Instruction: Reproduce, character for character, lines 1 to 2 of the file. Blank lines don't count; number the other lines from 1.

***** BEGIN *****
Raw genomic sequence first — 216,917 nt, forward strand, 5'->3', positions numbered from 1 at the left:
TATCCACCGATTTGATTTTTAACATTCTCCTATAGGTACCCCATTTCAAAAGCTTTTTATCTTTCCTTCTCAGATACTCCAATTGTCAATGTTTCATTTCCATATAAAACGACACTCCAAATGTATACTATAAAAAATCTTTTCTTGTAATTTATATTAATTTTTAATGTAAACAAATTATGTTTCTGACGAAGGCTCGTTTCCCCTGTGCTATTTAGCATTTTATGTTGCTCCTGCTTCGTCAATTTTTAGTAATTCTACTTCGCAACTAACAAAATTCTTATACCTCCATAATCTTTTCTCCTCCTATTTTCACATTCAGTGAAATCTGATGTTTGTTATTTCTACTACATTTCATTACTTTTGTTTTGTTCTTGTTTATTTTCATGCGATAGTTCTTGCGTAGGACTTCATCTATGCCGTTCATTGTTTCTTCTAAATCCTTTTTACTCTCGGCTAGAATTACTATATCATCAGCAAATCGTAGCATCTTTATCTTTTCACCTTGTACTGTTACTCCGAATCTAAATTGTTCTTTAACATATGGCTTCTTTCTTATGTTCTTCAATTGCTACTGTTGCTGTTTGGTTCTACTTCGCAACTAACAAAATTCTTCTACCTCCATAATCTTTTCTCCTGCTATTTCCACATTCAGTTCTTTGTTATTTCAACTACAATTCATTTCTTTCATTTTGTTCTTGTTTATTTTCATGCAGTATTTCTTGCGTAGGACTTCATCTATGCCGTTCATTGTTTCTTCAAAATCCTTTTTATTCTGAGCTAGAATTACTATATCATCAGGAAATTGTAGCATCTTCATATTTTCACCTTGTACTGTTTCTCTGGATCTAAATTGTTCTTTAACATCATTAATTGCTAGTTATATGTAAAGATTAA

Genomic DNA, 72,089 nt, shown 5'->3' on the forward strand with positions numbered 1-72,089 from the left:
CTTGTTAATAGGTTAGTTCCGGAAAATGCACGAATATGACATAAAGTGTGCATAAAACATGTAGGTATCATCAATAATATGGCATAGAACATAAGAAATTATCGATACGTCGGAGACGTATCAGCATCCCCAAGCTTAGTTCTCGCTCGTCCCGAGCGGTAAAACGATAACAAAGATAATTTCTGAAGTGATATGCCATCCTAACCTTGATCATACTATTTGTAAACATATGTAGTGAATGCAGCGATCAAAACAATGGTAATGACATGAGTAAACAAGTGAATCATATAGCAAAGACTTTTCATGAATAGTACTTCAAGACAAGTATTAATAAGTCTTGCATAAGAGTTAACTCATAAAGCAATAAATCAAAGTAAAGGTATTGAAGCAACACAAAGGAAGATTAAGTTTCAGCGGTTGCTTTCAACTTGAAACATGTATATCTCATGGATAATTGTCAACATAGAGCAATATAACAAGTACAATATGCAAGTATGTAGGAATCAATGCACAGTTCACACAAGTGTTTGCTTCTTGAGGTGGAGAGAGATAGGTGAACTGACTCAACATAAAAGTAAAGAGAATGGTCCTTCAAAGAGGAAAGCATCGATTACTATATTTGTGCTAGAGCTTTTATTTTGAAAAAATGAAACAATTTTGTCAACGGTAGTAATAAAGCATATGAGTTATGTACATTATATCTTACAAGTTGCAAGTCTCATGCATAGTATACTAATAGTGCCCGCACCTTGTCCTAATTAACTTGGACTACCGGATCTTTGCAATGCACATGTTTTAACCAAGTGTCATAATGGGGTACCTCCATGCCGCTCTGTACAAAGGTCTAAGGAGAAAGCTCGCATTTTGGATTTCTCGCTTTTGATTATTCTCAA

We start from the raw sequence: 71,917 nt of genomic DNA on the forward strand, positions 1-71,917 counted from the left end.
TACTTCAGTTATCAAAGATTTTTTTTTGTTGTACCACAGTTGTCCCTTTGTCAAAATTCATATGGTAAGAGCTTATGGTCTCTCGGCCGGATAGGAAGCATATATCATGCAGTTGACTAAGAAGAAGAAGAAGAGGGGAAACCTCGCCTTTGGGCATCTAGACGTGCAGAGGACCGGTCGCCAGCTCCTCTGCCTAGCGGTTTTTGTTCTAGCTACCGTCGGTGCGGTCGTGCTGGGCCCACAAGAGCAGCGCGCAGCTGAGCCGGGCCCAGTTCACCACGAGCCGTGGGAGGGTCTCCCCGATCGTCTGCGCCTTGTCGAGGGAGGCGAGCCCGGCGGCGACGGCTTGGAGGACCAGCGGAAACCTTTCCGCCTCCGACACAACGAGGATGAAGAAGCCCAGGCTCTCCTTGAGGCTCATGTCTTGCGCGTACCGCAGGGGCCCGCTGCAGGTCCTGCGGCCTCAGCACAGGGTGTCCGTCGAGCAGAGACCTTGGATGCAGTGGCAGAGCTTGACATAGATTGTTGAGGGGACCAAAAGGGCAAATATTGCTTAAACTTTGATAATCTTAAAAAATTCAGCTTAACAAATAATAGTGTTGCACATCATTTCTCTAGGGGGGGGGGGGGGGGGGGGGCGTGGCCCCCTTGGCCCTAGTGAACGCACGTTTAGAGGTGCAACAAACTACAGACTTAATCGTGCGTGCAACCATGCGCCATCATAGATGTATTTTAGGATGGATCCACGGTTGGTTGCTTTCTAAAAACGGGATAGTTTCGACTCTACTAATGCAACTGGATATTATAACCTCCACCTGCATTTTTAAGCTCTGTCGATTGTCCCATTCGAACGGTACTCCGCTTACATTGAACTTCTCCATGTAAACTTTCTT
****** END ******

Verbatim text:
Raw genomic sequence first — 216,917 nt, forward strand, 5'->3', positions numbered from 1 at the left:
TATCCACCGATTTGATTTTTAACATTCTCCTATAGGTACCCCATTTCAAAAGCTTTTTATCTTTCCTTCTCAGATACTCCAATTGTCAATGTTTCATTTCCATATAAAACGACACTCCAAATGTATACTATAAAAAATCTTTTCTTGTAATTTATATTAATTTTTAATGTAAACAAATTATGTTTCTGACGAAGGCTCGTTTCCCCTGTGCTATTTAGCATTTTATGTTGCTCCTGCTTCGTCAATTTTTAGTAATTCTACTTCGCAACTAACAAAATTCTTATACCTCCATAATCTTTTCTCCTCCTATTTTCACATTCAGTGAAATCTGATGTTTGTTATTTCTACTACATTTCATTACTTTTGTTTTGTTCTTGTTTATTTTCATGCGATAGTTCTTGCGTAGGACTTCATCTATGCCGTTCATTGTTTCTTCTAAATCCTTTTTACTCTCGGCTAGAATTACTATATCATCAGCAAATCGTAGCATCTTTATCTTTTCACCTTGTACTGTTACTCCGAATCTAAATTGTTCTTTAACATATGGCTTCTTTCTTATGTTCTTCAATTGCTACTGTTGCTGTTTGGTTCTACTTCGCAACTAACAAAATTCTTCTACCTCCATAATCTTTTCTCCTGCTATTTCCACATTCAGTTCTTTGTTATTTCAACTACAATTCATTTCTTTCATTTTGTTCTTGTTTATTTTCATGCAGTATTTCTTGCGTAGGACTTCATCTATGCCGTTCATTGTTTCTTCAAAATCCTTTTTATTCTGAGCTAGAATTACTATATCATCAGGAAATTGTAGCATCTTCATATTTTCACCTTGTACTGTTTCTCTGGATCTAAATTGTTCTTTAACATCATTAATTGCTAGTTATATGTAAAGATTAA